I Used Apple Vision Pro in India, and I Love and Hate Apple for It

Apple’s “Spatial Computing” headset, as the company will have you call it, is a device that we’ve been hearing rumors about for years. So obviously, the hype around the Apple Vision Pro was insanely high when the company finally announced and then launched the VR headset.

Unfortunately for me, Apple launched it exclusively in the US, which meant that I, being in India, could not get one. But get one, I did, because we managed to import the Apple Vision Pro VR headset.

And that’s when the problems started.

Excited as I was to be testing the Vision Pro, I did not expect the kind of hurdles I would be facing very soon.

The Setup Process

The setup process for Vision Pro looked and felt wonderful. At least at first.

It automatically adjusts the lenses based on your inter-pupillary distance — something I have had to do manually, with a lot of inhuman wiggling and bending of fingers on the Meta Quest 2 back when I was testing that (read: playing VR Cricket on it).

Image of Vision Pro

It calibrates eye-tracking by making you look at, and pinch, several colorful dots on the screen. It maps and calibrates itself for use with your hands.

It’s a lot of neat little touches that make this device feel uniquely Apple in the sense that it doesn’t have to do any of these things, and can probably work just fine without calibrating everything automatically… but it’s very Apple-like to over-engineer everything and make it just slightly better in a hundred different places to come up with a product that feels well ahead of its competition, even if it is, at the end of the day, just another VR headset.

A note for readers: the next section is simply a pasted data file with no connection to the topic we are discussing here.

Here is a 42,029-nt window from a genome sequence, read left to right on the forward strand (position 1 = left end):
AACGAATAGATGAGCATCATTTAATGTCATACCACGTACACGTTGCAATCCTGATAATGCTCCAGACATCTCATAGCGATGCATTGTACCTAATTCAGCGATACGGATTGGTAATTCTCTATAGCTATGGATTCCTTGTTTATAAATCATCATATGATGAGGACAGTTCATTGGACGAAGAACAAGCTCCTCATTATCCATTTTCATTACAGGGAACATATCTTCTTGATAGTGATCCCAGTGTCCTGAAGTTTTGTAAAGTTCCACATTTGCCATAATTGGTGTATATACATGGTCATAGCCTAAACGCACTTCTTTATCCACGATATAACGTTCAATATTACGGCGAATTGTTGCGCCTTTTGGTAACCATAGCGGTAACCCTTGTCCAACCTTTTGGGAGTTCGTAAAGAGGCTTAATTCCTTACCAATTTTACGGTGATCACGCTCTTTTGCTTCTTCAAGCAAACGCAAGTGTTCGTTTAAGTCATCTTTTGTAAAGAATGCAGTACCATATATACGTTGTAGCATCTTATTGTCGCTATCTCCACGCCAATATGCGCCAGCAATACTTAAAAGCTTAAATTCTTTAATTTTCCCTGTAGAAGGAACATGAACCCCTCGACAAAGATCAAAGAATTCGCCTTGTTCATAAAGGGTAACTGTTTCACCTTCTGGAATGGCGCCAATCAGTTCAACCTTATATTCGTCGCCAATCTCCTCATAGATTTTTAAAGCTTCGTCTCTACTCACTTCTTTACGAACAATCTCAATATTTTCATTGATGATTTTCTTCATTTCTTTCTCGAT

But it’s better than anything else I have tried, and I have tried a lot of VR, AR, and MR headsets.

Soon, however, I started noticing problems. Not just in the sheer weight of this headset, which is insanely poorly distributed, but in the setup process itself.

The iPhone Part

You know how you set up a brand new iPad, and it lets you use your iPhone to quickly set up Apple ID, passcodes, etc on your new iPad without you having to type everything in?

On the Vision Pro, you do have to “bring it close to an iPhone”, and tap on the admittedly gorgeous-looking pop-up to begin the setup process.

Pop up on iPhone to set up Apple Vision Pro

However, that’s all it does. It starts the setup process.

From that point forward, you have to enter your Apple ID and password on Vision Pro by using the “Spatial” keyboard, which you will definitely not be used to by that point. And if, like me, you use a password generated by a password manager, you’ll have an infuriating time entering that jumble of letters, numbers, and symbols into the Vision Pro.

It took me 5 tries to finally enter the password correctly because my Apple ID password is insanely long, and insanely jumbled up.

The Spatial Keyboard on Vision Pro

Worse yet, is the part that Vision Pro won’t let you use your iPhone to input text. Why? I do not know. You can use your iPhone to enter text on an Apple TV, but for some reason, you can’t do that on Vision Pro. That seems like an odd thing to leave out of the feature set.

Still, once you get done with the initial setup, there’s a lot to like about Vision Pro.

The Good


Immediately after you’re done with the initial setup, you are greeted with the app launcher (think Launchpad but in your living room). And it’s instantly clear how good this headset is at the things it should be good at.

With displays sitting this close to your eyes, pixel peeping should be no issue. But Apple’s micro-OLED displays boast a resolution so high, that I could never notice a pixel in all my testing and usage of the device.

Screenshot of Vision Pro's App Launcher screen; also known as the Home screen.